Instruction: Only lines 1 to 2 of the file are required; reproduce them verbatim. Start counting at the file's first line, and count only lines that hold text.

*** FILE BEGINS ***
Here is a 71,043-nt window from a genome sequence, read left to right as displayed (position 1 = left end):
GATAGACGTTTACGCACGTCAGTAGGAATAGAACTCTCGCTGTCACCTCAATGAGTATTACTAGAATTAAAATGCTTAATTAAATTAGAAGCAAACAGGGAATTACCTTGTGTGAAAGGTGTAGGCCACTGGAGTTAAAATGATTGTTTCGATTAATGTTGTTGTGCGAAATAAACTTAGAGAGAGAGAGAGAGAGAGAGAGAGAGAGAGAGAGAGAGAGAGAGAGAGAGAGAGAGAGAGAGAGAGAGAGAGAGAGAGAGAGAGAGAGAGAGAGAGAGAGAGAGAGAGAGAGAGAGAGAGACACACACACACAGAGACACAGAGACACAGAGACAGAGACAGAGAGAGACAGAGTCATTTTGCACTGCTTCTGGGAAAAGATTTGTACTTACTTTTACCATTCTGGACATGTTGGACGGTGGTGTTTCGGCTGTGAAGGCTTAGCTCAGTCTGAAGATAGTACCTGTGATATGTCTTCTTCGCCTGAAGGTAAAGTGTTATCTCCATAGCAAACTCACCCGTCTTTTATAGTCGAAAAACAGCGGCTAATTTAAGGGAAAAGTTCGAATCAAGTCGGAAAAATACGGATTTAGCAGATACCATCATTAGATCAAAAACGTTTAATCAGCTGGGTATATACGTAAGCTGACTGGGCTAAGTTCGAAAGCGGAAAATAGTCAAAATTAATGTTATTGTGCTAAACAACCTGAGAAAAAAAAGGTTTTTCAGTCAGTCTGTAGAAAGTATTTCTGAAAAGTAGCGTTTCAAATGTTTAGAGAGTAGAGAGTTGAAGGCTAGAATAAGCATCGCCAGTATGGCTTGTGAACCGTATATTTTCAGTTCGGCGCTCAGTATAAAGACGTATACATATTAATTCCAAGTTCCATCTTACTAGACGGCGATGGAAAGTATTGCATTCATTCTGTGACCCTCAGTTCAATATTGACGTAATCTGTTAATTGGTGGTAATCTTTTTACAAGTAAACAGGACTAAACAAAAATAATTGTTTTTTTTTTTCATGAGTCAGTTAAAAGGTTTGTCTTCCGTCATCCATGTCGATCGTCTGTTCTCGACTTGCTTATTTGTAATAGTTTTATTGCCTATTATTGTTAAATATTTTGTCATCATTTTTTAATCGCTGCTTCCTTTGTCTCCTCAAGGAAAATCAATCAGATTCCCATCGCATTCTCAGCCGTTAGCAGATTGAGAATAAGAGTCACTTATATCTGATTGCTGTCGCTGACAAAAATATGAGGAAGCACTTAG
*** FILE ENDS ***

Here is a 71,043-nt window from a genome sequence, read left to right as displayed (position 1 = left end):
GATAGACGTTTACGCACGTCAGTAGGAATAGAACTCTCGCTGTCACCTCAATGAGTATTACTAGAATTAAAATGCTTAATTAAATTAGAAGCAAACAGGGAATTACCTTGTGTGAAAGGTGTAGGCCACTGGAGTTAAAATGATTGTTTCGATTAATGTTGTTGTGCGAAATAAACTTAGAGAGAGAGAGAGAGAGAGAGAGAGAGAGAGAGAGAGAGAGAGAGAGAGAGAGAGAGAGAGAGAGAGAGAGAGAGAGAGAGAGAGAGAGAGAGAGAGAGAGAGAGAGAGAGAGAGAGAGAGACACACACACACAGAGACACAGAGACACAGAGACAGAGACAGAGAGAGACAGAGTCATTTTGCACTGCTTCTGGGAAAAGATTTGTACTTACTTTTACCATTCTGGACATGTTGGACGGTGGTGTTTCGGCTGTGAAGGCTTAGCTCAGTCTGAAGATAGTACCTGTGATATGTCTTCTTCGCCTGAAGGTAAAGTGTTATCTCCATAGCAAACTCACCCGTCTTTTATAGTCGAAAAACAGCGGCTAATTTAAGGGAAAAGTTCGAATCAAGTCGGAAAAATACGGATTTAGCAGATACCATCATTAGATCAAAAACGTTTAATCAGCTGGGTATATACGTAAGCTGACTGGGCTAAGTTCGAAAGCGGAAAATAGTCAAAATTAATGTTATTGTGCTAAACAACCTGAGAAAAAAAAGGTTTTTCAGTCAGTCTGTAGAAAGTATTTCTGAAAAGTAGCGTTTCAAATGTTTAGAGAGTAGAGAGTTGAAGGCTAGAATAAGCATCGCCAGTATGGCTTGTGAACCGTATATTTTCAGTTCGGCGCTCAGTATAAAGACGTATACATATTAATTCCAAGTTCCATCTTACTAGACGGCGATGGAAAGTATTGCATTCATTCTGTGACCCTCAGTTCAATATTGACGTAATCTGTTAATTGGTGGTAATCTTTTTACAAGTAAACAGGACTAAACAAAAATAATTGTTTTTTTTTTTCATGAGTCAGTTAAAAGGTTTGTCTTCCGTCATCCATGTCGATCGTCTGTTCTCGACTTGCTTATTTGTAATAGTTTTATTGCCTATTATTGTTAAATATTTTGTCATCATTTTTTAATCGCTGCTTCCTTTGTCTCCTCAAGGAAAATCAATCAGATTCCCATCGCATTCTCAGCCGTTAGCAGATTGAGAATAAGAGTCACTTATATCTGATTGCTGTCGCTGACAAAAATATGAGGAAGCACTTAG